Webroot let me give SecureAnywhere a test drive over the past few weeks. I’ll admit up front that I don’t have the ability that some others have to test the efficacy of the anti-malware features, so this review is limited. But from the point of view of an everyday user, Webroot looks like it has been successful. The program doesn’t bog down computers like other security suites, and it isn’t intrusive for the user.

It also passes “the mom test,” at least in my family. I installed last year’s SecureAnywhere on my mother’s Windows 7 desktop about a year ago, and ever since there haven’t been any panicked phone calls about crashes or frightening messages about security flaws.

Anecdotes do not equal data, but those kinds of informal tests by users are relevant in the eyes of Webroot, which considers the best security programs to be largely invisible to users, Coffey said.

Nevertheless, Webroot didn’t stake its future on a new product to make moms happy, and from a business standpoint, SecureAnywhere really was a risk. Webroot discontinued its three previous product lines entirely when SecureAnywhere was introduced, giving up about $120 million in revenue per year, Williams said.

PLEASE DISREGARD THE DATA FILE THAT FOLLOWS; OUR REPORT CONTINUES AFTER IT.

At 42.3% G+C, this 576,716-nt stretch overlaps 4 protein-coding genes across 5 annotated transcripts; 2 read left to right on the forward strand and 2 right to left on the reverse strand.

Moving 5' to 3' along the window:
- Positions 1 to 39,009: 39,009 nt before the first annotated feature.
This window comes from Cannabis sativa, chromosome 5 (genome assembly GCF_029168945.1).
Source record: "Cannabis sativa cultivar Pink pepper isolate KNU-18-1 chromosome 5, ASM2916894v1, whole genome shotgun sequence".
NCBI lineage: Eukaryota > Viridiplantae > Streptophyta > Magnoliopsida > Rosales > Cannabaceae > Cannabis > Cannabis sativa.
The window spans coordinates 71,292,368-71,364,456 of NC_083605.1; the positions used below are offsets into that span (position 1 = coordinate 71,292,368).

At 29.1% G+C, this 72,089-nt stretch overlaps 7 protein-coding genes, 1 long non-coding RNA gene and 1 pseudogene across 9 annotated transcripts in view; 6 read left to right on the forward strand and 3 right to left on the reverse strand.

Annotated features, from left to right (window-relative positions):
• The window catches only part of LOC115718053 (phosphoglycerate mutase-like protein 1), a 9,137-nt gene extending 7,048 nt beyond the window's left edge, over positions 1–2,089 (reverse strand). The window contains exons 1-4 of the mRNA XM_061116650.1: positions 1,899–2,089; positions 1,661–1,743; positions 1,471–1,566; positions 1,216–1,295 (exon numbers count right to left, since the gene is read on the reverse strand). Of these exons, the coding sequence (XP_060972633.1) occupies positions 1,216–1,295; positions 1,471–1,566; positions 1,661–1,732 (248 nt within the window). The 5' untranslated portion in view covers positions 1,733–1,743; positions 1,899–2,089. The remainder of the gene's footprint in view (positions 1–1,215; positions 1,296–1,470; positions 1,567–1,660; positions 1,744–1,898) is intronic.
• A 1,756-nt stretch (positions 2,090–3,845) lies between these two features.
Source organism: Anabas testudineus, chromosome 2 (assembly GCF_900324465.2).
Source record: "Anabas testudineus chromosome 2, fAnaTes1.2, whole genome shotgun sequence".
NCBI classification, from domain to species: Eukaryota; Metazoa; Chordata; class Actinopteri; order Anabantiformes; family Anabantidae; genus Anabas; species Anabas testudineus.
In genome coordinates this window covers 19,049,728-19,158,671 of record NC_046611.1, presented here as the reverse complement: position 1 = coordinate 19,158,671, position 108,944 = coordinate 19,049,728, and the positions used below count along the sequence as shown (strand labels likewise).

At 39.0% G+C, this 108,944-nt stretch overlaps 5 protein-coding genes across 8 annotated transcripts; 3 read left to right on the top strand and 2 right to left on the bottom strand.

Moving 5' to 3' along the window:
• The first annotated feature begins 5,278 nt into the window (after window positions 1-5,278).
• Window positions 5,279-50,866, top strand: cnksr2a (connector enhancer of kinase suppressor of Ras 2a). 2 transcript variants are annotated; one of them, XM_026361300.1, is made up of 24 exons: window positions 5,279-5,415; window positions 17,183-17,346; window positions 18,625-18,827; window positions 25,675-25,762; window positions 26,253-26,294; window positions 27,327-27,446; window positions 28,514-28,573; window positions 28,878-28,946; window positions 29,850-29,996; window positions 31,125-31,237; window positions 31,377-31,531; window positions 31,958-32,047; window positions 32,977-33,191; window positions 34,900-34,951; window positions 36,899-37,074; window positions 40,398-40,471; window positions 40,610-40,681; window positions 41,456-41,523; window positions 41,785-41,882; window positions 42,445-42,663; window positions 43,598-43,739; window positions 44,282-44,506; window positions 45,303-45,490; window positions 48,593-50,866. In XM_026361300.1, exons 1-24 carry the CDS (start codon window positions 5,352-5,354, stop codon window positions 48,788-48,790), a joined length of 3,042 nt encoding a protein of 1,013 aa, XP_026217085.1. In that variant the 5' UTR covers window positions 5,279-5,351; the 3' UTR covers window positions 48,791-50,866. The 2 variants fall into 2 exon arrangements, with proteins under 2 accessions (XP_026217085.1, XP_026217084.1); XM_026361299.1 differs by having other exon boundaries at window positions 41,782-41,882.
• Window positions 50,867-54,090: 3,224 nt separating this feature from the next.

But within two years SecureAnywhere made up that gap and is now earning more than the three products it replaced. Its success has helped Webroot revive itself as a company, at least in Williams’s eyes.

“We’re a totally different company than we were two years ago,” he said.

“We converted our customer base, but we also have dramatically grown our customer base. We grew by 36 percent in a sector that declined by 15 to 20 percent over each of the past two years,” Williams said. “We’re one of the few companies that are growing in consumer-based security, and that means we’re taking market share from everybody.”

Michael Davidson is the editor of Xconomy Boulder/Denver. He covers startups, venture capital, clean tech, energy, aerospace, telecoms, and whatever else happens above 5,280 feet. Contact him at mdavidson@xconomy.com. Follow @MichaelXBD

By posting a comment, you agree to our terms and conditions.